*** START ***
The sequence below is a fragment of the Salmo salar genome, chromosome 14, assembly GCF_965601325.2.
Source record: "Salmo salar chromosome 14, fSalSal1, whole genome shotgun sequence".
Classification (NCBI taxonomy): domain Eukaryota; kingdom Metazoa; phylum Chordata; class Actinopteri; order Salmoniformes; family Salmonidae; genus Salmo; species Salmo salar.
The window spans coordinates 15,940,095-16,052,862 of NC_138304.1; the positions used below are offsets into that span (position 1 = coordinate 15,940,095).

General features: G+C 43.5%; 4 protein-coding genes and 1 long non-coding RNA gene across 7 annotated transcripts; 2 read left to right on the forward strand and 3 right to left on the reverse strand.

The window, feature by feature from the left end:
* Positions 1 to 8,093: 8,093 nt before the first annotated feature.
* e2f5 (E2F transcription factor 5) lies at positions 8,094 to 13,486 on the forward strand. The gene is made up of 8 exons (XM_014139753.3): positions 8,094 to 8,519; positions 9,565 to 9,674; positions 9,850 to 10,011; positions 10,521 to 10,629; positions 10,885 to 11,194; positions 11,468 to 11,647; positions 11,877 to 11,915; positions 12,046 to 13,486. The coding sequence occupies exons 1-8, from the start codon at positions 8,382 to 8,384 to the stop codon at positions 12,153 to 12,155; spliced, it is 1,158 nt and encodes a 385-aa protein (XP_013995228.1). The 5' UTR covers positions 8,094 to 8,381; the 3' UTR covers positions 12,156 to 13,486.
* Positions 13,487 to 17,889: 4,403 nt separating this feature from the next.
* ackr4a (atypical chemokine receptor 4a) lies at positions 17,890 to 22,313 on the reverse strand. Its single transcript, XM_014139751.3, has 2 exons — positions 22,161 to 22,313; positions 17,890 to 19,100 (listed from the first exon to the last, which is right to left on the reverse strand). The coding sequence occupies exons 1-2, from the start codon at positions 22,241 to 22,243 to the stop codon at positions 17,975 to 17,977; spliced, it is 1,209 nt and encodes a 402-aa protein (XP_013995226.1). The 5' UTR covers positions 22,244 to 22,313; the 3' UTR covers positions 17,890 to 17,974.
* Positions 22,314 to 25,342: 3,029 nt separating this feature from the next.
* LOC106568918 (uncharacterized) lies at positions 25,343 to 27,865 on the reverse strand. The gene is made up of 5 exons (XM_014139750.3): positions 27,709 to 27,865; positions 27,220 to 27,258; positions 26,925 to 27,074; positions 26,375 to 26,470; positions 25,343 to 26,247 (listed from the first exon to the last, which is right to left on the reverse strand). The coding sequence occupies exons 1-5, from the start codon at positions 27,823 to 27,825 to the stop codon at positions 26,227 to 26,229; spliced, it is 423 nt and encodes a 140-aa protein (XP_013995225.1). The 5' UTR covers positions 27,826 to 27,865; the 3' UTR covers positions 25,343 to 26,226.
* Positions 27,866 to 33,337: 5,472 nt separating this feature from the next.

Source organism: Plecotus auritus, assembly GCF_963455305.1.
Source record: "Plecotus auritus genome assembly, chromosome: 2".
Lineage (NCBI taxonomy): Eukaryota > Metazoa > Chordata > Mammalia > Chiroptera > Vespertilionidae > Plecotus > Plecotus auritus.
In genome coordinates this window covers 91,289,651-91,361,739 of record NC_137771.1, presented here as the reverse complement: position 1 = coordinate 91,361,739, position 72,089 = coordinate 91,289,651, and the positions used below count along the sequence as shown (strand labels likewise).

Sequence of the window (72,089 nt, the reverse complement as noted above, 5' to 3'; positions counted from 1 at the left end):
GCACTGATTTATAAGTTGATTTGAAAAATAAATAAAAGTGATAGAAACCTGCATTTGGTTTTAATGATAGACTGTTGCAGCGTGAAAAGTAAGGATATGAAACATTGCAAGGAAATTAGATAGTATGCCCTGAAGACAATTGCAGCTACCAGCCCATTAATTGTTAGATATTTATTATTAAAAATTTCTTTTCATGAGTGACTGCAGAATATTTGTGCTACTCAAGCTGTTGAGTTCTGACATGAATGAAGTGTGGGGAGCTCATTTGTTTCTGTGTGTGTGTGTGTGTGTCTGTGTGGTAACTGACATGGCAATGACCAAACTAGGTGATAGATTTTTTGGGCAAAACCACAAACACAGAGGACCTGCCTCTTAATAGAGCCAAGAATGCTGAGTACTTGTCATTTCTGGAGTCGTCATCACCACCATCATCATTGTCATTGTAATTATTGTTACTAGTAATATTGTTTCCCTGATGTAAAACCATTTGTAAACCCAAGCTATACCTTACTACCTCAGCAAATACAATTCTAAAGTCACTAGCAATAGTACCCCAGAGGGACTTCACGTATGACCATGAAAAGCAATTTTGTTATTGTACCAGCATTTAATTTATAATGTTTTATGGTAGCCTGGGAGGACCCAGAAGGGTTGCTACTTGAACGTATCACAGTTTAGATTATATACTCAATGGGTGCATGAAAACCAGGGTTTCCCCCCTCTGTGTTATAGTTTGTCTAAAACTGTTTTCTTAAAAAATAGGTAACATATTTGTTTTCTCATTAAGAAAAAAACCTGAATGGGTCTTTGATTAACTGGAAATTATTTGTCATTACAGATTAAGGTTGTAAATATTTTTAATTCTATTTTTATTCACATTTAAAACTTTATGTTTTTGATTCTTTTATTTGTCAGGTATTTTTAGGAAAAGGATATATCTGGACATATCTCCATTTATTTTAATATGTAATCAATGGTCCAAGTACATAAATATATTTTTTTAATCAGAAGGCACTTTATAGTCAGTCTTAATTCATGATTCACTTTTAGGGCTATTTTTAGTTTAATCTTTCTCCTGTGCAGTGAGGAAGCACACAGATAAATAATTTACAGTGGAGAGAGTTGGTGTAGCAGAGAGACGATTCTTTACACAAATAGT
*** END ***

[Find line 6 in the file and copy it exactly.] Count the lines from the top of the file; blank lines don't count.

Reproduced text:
The window, feature by feature from the left end: